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Tiger Woods charging, but Charlie Wi holds firm lead at Pebble Beach
“But the scenario doesn’t change,” Woods said. “The ultimate goal is to win a golf tournament.”
The last two weeks haven’t been too kind to 54-hole leaders, either. Kyle Stanley lost a five-shot lead at Torrey Pines, and Spencer Levin blew a six-shot lead the following week in the Phoenix Open. Both were going for their first PGA Tour win.
Your turn, Charlie.
“I haven’t really thought about that,” Wi said, when asked if it were a blessing or a burden to be in front. “But I enjoy being in the lead. It’s a lot more fun than trying to come from behind. I know that tonight is going to be very exciting, and I’m sure I won’t sleep as well as if I’m in 50th place. But that’s what we play for, and I’m really excited.”
Woods was at 11-under 203, having lost some momentum on the front nine at Pebble by missing a few fairways and hitting some ordinary wedge shots. He closed with seven pars.
Wi is No. 175 in the world, while Duke is at No. 258. They have combined for 304 starts without a win. Right behind them are Woods and Mickelson, who have combined for 18 majors and 110 PGA Tour wins.
“It’s really fun, especially when the big guys are up there,” Duke said. “That’s when everyone is out there watching. If you do perform well and play well, they will be watching you, as well. It’s going to be fun.”
With a short burst of birdies, it looked as though Woods was having a blast.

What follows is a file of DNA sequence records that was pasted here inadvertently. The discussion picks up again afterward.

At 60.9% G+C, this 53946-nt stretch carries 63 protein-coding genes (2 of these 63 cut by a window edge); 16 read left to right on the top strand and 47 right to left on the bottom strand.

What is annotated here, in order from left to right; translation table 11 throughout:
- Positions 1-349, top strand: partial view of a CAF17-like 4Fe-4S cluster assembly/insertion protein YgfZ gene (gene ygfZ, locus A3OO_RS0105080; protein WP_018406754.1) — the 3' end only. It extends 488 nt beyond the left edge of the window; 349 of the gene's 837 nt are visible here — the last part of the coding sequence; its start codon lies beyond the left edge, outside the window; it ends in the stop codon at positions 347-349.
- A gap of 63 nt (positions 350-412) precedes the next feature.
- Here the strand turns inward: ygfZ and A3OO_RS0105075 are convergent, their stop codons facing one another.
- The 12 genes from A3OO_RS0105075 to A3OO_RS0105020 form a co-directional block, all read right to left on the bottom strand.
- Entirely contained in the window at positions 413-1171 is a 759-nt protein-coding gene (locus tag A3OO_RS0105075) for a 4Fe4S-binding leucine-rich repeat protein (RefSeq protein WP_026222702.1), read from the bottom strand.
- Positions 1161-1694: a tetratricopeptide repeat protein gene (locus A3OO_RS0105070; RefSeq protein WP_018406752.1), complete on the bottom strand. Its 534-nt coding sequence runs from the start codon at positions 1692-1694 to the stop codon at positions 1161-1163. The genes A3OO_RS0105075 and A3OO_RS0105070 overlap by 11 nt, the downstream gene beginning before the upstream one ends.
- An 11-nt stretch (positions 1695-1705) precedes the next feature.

He rolled in a 10-foot birdie putt on the 14th, and then had a 25-foot putt up the slope on the 15th. One of the amateurs in his group had a similar putt, so Woods was able to look at the break. He learned well, extending his left arm as he often does before the putt drops. And it did.
Woods made good birdie putts from 20 feet on the 17th and 8 feet on the 18th, where he also got a small break. Not wanting to hit driver in the first place because he couldn’t reach in two, he came out of the shot. It looked like it might go out-of-bounds until it hit a CBS spotter and settled behind the bunkers.
Woods made an easy birdie on the par-5 second, but that was hit. He had to save par on the short par-4 fourth from a bunker, and didn’t give himself enough good looks the rest of the way.
No matter. He moved up the leaderboard, higher than he has been in some time on this tour.
By John R. Bolton
The president fiddles at his domestic altar while the world burns
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